China to go ahead with ‘National Processor Architecture’, but which one?
Reports say China is going ahead with its own nationwide instruction set architecture, something that will surely not be X86. This is a massive endeavor – what may really happen?
We've been reporting quite a bit about China's multiple CPU development and production efforts across many instruction sets, even those long ignored in the West like the Alpha, for instance. Now, the news, also referred to in the US press (source http://www.eetimes.com/electro
This is a big one, because it means that, among at least five instruction sets to choose that are locally further developed, one would become the preferred one. Basically, we got MIPS in Loongson and Ingeniq, covering all from smartphone to supercomputer; then 'Shenwei' Alpha, mostly for military-linked workstation, servers, supercomputers and such; 'Fengtian' SPARC in the same fields as Alpha; Icube UPU integrated CPU-GPU for mobile and microserver markets, and over a dozen ARM licensees.
I made some calls here, and the take is this: there is concern about MIPS' possible sale of the company and the associated IP and such, but MIPS is trying to sell itself for over a decade now, without results. Plus, Loongson seemingly has an architectural license of the architecture, enabling them to modify and evolve it as needed – no matter what happens to the original license provider. After all, tens of millions of mini PCs with Loongson are there for Chinese schools here. And, the Alpha core in Shenwei is a derivative of a 1995 design, for which the IP challenge would be all but gone. Therefore, these two architectures, by themselves having been acknowledged as the most elegant and simple that the West had by the end of last century and so easy to develop further, are good candidates. Then, the Icube's own, existing ISA, that has both CPU and GPU integrated at the register set and execution level, comes in for consideration too.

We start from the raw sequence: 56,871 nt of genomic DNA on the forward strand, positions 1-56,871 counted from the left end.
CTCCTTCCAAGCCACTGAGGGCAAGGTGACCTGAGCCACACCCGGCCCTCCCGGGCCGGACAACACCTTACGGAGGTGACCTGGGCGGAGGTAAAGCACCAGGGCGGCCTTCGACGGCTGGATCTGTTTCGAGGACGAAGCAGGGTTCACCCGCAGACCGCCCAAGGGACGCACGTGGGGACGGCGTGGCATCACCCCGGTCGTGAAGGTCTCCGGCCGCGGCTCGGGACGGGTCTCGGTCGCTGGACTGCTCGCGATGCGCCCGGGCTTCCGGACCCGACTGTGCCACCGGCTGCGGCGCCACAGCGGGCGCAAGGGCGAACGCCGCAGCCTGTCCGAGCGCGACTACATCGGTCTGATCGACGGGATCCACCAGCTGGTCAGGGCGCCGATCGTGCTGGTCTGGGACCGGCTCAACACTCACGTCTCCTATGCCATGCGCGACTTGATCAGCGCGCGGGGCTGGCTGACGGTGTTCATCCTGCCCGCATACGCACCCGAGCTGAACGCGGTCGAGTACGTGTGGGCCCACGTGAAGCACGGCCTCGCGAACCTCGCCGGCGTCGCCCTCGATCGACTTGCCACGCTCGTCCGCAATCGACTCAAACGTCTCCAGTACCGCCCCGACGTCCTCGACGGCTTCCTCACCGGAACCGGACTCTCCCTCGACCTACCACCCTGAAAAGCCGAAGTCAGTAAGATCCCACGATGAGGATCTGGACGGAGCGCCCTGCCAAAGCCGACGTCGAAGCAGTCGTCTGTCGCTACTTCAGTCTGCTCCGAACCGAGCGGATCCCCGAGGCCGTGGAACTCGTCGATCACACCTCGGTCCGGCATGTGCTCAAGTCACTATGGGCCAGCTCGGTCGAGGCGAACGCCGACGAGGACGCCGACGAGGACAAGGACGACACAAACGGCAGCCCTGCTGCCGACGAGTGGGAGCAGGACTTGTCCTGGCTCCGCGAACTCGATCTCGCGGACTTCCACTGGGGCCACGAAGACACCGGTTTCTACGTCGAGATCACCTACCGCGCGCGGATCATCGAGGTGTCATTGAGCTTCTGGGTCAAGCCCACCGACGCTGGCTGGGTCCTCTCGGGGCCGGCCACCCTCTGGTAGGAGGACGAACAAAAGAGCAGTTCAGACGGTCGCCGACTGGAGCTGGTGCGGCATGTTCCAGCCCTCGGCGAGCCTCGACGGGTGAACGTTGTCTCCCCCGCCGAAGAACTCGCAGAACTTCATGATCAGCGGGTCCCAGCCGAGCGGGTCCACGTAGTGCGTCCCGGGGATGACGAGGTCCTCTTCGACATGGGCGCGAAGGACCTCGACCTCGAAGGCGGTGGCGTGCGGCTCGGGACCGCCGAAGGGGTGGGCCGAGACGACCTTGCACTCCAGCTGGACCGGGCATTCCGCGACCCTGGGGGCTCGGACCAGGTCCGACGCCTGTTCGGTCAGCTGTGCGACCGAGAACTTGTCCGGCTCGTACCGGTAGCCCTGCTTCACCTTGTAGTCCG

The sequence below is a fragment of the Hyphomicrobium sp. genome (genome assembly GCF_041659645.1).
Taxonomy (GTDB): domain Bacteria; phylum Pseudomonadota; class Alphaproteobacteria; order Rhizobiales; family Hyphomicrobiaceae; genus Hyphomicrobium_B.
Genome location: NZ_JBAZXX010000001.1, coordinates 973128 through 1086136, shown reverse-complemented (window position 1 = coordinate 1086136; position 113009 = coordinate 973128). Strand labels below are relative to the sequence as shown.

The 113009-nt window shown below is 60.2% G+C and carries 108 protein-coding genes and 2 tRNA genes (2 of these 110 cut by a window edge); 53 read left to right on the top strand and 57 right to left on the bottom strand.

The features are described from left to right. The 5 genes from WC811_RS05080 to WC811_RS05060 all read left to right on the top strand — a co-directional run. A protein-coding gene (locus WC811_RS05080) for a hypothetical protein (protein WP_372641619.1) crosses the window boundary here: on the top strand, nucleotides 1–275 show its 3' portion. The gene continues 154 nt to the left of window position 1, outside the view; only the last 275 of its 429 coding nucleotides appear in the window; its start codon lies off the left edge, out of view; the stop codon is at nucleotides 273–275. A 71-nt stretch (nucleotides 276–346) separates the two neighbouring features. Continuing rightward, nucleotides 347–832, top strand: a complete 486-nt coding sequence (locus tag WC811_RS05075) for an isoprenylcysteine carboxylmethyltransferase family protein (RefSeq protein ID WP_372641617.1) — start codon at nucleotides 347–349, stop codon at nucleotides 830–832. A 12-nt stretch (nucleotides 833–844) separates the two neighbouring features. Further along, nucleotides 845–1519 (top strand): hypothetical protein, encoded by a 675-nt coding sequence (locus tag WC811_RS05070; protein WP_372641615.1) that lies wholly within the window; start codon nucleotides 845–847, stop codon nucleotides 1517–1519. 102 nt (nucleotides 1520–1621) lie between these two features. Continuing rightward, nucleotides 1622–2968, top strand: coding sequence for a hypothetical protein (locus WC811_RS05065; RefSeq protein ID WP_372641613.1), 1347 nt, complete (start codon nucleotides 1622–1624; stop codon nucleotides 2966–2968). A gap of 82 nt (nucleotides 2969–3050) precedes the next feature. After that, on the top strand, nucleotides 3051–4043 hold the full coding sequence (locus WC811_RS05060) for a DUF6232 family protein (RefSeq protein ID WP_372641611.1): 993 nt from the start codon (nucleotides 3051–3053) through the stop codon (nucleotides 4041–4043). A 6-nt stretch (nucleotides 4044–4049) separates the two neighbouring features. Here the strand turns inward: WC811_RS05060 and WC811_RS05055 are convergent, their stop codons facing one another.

Beyond this, we're pretty sure if will not be another instruction set to be defined from scratch, especially not by a committee. Defining a new ISA is a colossal task, and something that, in the West, hasn't really been done since the Alpha over two decades ago. We all still seem to be enslaved by the archaic X86, and no, don't blame Intel for it. It's is IBM that made the far reaching bad decision to propel X86 into the PC realm 30 years ago, just to save a bit of money compared to the vastly superior Motorola 68000, the one used by Apple Mac soon later – its power enabled the first GUI, after all.
China needs to keep a choice of architectures, it's a large country and big market unto itself, and a bit of competitive spirit would help those architectures develop faster and keep prices in check.
After all, a single chosen ISA will not be pressed to innovate and advance, if being granted the market dominance and government support. Beyond that, the whole thing would need a big ecosystem, with design and simulation tools, compilers, libraries, and so many other things.
Let's see what happens, based on what I was told this morning, the decision is likely by early next year, and there could be more than one 'winner' at the end.